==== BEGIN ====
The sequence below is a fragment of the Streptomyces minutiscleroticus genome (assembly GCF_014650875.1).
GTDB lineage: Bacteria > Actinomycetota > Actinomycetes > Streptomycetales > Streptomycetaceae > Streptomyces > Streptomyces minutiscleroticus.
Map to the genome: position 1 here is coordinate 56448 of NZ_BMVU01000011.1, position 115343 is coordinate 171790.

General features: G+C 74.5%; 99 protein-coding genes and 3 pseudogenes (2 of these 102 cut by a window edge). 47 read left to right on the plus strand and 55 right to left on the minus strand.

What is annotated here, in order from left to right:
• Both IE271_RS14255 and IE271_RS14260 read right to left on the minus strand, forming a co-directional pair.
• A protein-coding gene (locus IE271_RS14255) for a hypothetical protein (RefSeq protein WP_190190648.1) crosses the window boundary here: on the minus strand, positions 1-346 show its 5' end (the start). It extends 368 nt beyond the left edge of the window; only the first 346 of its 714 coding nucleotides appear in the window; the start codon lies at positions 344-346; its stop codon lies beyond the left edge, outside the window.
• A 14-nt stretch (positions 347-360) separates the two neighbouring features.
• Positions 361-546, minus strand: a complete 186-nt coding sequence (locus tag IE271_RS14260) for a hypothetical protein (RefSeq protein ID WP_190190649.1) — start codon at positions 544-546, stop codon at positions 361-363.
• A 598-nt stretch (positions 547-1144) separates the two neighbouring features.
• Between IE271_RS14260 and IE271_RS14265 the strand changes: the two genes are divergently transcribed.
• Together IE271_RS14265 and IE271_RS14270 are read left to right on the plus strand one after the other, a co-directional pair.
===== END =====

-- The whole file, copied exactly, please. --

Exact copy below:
The sequence below is a fragment of the Streptomyces minutiscleroticus genome (assembly GCF_014650875.1).
GTDB lineage: Bacteria > Actinomycetota > Actinomycetes > Streptomycetales > Streptomycetaceae > Streptomyces > Streptomyces minutiscleroticus.
Map to the genome: position 1 here is coordinate 56448 of NZ_BMVU01000011.1, position 115343 is coordinate 171790.

General features: G+C 74.5%; 99 protein-coding genes and 3 pseudogenes (2 of these 102 cut by a window edge). 47 read left to right on the plus strand and 55 right to left on the minus strand.

What is annotated here, in order from left to right:
• Both IE271_RS14255 and IE271_RS14260 read right to left on the minus strand, forming a co-directional pair.
• A protein-coding gene (locus IE271_RS14255) for a hypothetical protein (RefSeq protein WP_190190648.1) crosses the window boundary here: on the minus strand, positions 1-346 show its 5' end (the start). It extends 368 nt beyond the left edge of the window; only the first 346 of its 714 coding nucleotides appear in the window; the start codon lies at positions 344-346; its stop codon lies beyond the left edge, outside the window.
• A 14-nt stretch (positions 347-360) separates the two neighbouring features.
• Positions 361-546, minus strand: a complete 186-nt coding sequence (locus tag IE271_RS14260) for a hypothetical protein (RefSeq protein ID WP_190190649.1) — start codon at positions 544-546, stop codon at positions 361-363.
• A 598-nt stretch (positions 547-1144) separates the two neighbouring features.
• Between IE271_RS14260 and IE271_RS14265 the strand changes: the two genes are divergently transcribed.
• Together IE271_RS14265 and IE271_RS14270 are read left to right on the plus strand one after the other, a co-directional pair.